See note on Proverbs 15:10. Jehovah values the wise who are humble enough to be thankful for correction when going astray.
The intellectuals of this world are often too proud to receive an admonition. Fancying themselves superior they disdainfully turn away from him who would, in the fear of God, reprove them when in error. But in so doing they show that they despise their own souls.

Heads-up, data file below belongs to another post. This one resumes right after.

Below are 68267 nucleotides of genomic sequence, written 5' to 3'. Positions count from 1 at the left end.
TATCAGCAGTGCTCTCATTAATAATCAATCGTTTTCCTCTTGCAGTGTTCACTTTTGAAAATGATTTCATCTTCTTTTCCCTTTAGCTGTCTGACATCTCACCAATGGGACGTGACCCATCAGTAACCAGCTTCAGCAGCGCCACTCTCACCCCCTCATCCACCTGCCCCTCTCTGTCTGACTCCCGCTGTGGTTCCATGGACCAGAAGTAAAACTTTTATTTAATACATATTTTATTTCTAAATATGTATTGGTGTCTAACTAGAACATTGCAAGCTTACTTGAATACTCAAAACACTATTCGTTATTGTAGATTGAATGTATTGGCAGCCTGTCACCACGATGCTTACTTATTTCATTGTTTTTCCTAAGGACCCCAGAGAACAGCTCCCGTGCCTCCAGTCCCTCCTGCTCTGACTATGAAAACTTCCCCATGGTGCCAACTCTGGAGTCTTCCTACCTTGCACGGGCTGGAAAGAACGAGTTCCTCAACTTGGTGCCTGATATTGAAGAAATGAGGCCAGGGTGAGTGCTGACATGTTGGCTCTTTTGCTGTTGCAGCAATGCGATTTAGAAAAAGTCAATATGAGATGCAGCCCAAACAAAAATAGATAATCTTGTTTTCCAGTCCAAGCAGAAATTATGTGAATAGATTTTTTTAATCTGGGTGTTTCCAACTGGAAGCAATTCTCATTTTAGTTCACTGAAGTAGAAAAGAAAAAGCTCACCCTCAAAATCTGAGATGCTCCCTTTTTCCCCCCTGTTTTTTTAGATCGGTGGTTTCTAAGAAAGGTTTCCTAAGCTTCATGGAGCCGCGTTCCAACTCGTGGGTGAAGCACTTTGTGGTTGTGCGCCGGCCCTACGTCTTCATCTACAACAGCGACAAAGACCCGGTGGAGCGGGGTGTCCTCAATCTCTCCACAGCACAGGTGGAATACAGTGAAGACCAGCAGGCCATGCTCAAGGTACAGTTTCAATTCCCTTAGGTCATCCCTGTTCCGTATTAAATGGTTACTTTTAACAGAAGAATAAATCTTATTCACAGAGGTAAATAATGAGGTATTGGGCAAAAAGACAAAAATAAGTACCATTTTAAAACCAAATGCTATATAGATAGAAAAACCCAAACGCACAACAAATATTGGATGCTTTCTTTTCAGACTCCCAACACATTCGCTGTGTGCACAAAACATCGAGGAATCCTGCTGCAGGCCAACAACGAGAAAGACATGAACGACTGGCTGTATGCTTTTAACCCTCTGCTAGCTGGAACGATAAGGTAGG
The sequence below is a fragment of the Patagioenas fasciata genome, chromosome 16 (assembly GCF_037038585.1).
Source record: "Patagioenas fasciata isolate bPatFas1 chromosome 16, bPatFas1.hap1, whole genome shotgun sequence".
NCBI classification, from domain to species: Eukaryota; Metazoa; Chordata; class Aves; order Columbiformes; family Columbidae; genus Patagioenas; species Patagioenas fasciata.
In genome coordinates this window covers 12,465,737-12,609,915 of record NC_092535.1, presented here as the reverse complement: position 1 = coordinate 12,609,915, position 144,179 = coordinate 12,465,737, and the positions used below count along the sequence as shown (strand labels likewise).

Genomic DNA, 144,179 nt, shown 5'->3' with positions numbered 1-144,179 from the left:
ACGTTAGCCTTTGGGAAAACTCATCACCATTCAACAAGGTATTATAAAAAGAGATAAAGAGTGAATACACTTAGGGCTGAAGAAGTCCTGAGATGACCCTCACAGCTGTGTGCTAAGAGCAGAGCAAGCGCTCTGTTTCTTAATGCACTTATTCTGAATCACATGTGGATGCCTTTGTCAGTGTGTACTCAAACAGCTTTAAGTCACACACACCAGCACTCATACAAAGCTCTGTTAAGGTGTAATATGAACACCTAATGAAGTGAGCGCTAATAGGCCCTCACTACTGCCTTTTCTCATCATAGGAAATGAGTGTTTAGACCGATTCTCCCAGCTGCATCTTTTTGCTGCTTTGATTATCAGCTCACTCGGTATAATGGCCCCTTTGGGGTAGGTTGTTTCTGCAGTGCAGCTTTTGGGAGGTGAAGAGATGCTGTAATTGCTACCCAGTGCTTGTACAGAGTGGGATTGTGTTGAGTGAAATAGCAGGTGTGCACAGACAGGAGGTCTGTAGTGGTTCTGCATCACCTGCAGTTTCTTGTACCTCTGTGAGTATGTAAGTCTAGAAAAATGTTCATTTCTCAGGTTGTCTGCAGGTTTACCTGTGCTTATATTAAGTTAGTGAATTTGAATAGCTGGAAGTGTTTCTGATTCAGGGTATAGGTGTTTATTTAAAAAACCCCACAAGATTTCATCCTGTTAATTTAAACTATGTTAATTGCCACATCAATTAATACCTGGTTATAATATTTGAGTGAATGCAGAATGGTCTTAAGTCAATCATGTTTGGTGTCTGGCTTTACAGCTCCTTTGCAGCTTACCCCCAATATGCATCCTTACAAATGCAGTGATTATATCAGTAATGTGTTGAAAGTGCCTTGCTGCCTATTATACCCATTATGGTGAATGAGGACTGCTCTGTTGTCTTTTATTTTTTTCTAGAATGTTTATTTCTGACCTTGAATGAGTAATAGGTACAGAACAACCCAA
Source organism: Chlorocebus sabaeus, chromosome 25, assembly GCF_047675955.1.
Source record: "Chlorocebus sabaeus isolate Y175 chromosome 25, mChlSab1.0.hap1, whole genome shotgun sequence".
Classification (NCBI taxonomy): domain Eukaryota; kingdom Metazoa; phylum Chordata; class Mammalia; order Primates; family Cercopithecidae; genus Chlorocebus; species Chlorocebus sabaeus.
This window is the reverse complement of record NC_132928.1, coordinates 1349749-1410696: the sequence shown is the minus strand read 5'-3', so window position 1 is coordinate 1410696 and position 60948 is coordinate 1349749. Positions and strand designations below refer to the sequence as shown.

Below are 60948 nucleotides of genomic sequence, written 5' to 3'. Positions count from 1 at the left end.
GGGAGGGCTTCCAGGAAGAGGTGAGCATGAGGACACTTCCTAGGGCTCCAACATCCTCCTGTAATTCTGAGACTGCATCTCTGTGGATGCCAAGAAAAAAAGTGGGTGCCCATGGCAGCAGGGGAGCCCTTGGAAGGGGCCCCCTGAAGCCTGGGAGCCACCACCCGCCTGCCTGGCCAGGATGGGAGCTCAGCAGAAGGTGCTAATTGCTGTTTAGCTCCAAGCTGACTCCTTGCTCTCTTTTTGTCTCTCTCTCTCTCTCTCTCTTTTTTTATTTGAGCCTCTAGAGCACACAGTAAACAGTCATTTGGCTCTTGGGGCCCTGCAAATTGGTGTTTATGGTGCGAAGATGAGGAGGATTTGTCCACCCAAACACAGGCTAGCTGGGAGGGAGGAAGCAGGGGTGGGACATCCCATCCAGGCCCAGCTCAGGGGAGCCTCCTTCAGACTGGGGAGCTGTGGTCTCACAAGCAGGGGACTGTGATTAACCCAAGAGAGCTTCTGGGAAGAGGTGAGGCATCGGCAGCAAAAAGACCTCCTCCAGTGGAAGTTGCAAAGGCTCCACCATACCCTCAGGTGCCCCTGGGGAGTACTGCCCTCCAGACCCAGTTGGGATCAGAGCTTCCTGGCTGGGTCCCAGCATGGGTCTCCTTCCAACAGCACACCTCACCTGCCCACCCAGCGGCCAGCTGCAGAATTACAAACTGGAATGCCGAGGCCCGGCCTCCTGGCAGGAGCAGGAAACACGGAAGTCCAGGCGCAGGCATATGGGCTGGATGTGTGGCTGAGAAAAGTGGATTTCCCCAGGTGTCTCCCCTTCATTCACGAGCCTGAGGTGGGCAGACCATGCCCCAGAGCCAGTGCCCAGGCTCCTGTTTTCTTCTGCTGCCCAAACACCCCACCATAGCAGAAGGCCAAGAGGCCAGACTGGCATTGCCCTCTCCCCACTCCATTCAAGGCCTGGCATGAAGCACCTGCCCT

It is only those who hear reproof who get understanding. Abiding in the fear of the Lord they admit it is wise to acknowledge their mistakes and faults. So they receive admonition as coming from God Himself, for “before honour is humility.” He who takes the lowly self-forgetful place will be lifted up in due time. See Joseph’s remarkable history (Genesis 37-50).